God Within

Sermon for July 23, 2023

I don’t really wear jewelry. Well, I do wear a watch. It’s an Apple® watch—perhaps you’ve heard me talk about it before. I once preached a sermon on things (other than God) that shepherd us around in life… including our smart watches. I think my favorite thing about my watch is when I go to the gym early in the morning, and after I finish whatever it is that I do there, my watch will suddenly beep (or vibrate) and tell me, “Keep it up! You’re off to a great start.” And I’m like, “A great start? Believe me, this is all you’re going to get today.”

Anyway, I don’t really wear jewelry, but I do sometimes wear a dog tag. I’m told it’s kind of a collector’s item, because it’s one of the rare ones that has the soldier’s next-of-kin’s name and address on it. The address is in Catlettsburg, Kentucky, where my dad was born, and the name is Belle White. She was my great-grandmother.

I didn’t come by this dog tag until early in 2016, when a guy from Australia contacted my family. He’d been to this little island off the coast of Papua New Guinea, and using his metal detector in the sand, he dug up Fred White’s dog tag. Fred White was my dad’s uncle, and he served in the army in the only U.S. battalion sent to a place called Milne Bay. Few Americans have heard of it, but all Australians have. They say down there that if they’d lost the battle that was fought at Milne Bay in 1942, the Japanese would’ve invaded the Australian mainland.

Even though he lost his dog tag, my great uncle survived the Battle of Milne Bay. But whatever happened there, he was changed. He was pretty much a non-functioning alcoholic from the time he returned until he died shortly after I was born. In fact, I had five great uncles that served in World War 2. None of them were able to function after their service. One was killed, one was blinded, and three were substance abusers.

I think of this today, because Psalm 139 makes me think of people who are far from home or under attack. Sometimes, we think, only God knows us and only God is with us. And I think the reason I make the connection between my Uncle Fred far away in New Guinea in a war that probably seemed to have nothing to do with him was something that happened somewhere else.

A friend of mine had been transferred to England for work, and I went to visit for a few days thirty years ago almost exactly. We took a couple of day trips, and one of those was to see Stone Henge. On the way back, we wanted to tour Salisbury Cathedral, but when we got there, the police wouldn’t let us past the parking lot. “There’s a concert tonight, and Sir Edward Heath is conducting, so the cathedral is closed for security reasons.”

Edward Heath was a former prime minister, so the security concerns made sense. And the concert was quite a big deal—it was to commemorate the fiftieth anniversary of D-Day. So we couldn’t see the cathedral… unless we attended the concert. It was a no-brainer. And well worth the extra time and the small amount of money for admission.

The concert consisted of a little bit of everything: classical music, sacred music, and even some popular music from the 40’s. But I remember almost none of what was played… except, that is, for one piece. The cathedral choir chanted the 139th Psalm, and I’ll never forget the woman who introduced it. She was just a child during the war, and—as was the case with most children near the southern coast of England—she had been evacuated north when the German bombing began. She talked of how frightened and lonely she was. But she told of how she found comfort in the words of Psalm 139:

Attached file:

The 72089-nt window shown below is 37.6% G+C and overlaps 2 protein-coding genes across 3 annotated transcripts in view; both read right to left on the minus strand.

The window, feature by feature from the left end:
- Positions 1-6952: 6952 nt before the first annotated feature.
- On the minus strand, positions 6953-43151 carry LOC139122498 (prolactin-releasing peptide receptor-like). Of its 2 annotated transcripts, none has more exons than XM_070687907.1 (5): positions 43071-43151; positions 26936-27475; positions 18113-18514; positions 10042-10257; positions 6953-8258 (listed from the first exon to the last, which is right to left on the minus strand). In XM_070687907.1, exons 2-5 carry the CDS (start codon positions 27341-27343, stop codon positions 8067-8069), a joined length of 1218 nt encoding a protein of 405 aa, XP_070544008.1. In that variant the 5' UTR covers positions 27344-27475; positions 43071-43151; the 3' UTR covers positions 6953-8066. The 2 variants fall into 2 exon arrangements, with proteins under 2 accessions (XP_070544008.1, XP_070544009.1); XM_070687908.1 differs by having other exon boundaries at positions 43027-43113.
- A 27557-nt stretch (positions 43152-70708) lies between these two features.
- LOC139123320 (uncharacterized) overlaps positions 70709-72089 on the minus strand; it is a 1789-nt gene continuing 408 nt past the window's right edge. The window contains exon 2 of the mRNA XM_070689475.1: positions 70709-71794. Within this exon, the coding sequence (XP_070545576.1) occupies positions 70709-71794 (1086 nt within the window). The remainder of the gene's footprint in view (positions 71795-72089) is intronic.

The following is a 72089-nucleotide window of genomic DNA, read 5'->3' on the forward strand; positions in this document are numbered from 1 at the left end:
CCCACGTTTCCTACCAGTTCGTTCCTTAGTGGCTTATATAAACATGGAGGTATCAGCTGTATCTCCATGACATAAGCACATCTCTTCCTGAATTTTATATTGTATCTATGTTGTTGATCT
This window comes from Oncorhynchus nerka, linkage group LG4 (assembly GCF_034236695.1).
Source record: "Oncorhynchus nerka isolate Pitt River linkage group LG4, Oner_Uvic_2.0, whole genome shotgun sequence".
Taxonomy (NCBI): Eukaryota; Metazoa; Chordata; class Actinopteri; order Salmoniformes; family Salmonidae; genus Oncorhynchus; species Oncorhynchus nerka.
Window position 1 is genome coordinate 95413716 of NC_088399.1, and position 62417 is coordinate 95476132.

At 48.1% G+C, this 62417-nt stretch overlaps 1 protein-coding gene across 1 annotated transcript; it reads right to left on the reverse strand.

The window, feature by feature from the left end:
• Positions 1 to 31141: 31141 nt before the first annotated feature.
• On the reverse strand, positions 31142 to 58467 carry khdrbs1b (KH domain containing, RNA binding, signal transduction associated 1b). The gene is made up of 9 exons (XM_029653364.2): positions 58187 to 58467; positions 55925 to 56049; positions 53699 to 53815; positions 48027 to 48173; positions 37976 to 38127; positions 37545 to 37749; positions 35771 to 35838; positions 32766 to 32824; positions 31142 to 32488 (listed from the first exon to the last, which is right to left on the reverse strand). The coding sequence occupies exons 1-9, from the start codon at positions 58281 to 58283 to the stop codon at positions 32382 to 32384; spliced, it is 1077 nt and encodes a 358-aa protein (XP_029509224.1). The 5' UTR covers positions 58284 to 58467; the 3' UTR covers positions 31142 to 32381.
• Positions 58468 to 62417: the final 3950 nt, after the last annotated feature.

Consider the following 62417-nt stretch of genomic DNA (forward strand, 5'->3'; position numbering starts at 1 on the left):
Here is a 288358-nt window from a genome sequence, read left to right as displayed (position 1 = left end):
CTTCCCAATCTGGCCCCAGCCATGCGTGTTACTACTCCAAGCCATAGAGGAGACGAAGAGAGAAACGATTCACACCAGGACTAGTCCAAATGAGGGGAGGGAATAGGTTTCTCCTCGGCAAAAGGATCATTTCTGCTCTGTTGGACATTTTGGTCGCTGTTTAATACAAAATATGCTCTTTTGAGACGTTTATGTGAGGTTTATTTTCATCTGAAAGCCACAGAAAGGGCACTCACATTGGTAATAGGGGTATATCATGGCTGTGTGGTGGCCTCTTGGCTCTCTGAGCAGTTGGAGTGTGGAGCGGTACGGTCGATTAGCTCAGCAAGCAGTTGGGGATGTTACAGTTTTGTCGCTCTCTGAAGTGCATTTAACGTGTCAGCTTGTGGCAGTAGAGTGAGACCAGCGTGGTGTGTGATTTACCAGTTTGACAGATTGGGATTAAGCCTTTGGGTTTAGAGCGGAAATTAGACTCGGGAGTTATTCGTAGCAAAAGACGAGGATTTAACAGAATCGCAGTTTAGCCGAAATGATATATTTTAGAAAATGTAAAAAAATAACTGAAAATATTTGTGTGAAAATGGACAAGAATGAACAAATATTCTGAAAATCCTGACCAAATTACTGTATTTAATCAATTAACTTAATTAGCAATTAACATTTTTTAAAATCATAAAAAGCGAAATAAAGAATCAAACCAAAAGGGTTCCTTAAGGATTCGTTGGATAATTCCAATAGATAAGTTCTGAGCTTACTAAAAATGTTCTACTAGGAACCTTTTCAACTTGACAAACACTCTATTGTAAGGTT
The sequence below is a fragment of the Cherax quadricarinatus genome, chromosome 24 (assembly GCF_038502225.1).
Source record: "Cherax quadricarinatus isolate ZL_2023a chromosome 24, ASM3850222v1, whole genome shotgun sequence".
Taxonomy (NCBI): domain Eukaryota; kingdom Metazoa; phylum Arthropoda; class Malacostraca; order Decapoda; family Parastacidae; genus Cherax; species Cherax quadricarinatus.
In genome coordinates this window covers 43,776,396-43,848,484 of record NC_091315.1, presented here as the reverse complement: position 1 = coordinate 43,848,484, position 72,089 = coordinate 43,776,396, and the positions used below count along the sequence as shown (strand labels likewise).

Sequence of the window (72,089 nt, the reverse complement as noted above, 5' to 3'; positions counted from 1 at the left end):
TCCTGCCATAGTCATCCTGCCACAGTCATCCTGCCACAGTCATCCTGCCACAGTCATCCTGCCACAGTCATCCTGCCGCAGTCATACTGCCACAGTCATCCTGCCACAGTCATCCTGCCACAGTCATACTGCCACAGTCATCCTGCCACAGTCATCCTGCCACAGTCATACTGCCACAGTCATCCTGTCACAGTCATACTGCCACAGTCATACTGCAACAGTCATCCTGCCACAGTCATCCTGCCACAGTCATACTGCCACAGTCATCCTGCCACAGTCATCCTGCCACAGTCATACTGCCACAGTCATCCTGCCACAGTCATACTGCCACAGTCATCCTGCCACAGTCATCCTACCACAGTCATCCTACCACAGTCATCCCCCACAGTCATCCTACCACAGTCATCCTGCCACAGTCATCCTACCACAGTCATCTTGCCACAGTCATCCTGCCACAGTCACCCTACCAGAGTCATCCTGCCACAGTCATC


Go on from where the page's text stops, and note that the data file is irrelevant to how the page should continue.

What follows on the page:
O Lord, thou hast searched me out and known me, the Psalm begins in the old Book of Common Prayer, thou knowest my down-sitting, and mine up-rising; thou understandest my thoughts long before. Thou art about my path, and about my bed, and spiest out all my ways [vv 1-2].

These were the words a child living with strangers needed to hear. These poor substitutes for her parents didn’t know her—maybe they didn’t even particularly care for her. But there was One who did know her. Who cared where she went and what she did, and who, when she went to bed at night, surrounded and protected her.

I was surprised once when somebody told me they didn’t like this psalm. To them, it spoke of a threatening God, watching and waiting, ready to pounce and punish. No, Psalm 139 doesn’t use the word love. But the God it speaks to and about is One of love. This God is One who cares and is present in a way no one else can be. Psalm 139 is to me the Old Testament proof of the words of Jesus when some religious teachers asked him when the Kingdom was coming.

Jesus answered, The Kingdom of God is not something you can point to and say, ‘Here it is,’ or ‘There it is.’ No, the Kingdom of God is already within you [Luke 17:21].

It means something to me that there are two places we can look to to remind me of God’s presence around us and within us. Psalm 139 assures us that a loving God pervades the space within and around us, and cares deeply about us. And in Luke 17, Jesus tells us that this new world we wait for and hope for, the time of promise when all things will be right, is already present within us. If we want to search for something better, all we need to do is look within. God is there and the promise has been fulfilled.

We come to church to know about God. But the reality is God is already with us, pervading the same space we occupy. Our prayer should be that we move from knowing about God to actually knowing God. It’s what the psalms teach us, and it’s what Jesus taught. And when we are lonely or isolated, when we are frightened or far from home, when we doubt ourselves or think we’re not good enough to be part of the family of God, let us listen once again to the Apostle Paul, who asked, What then are we to say about these things? If God is for us, he answered, who is against us? [Rom. 8:31]
—©2023 Sam Greening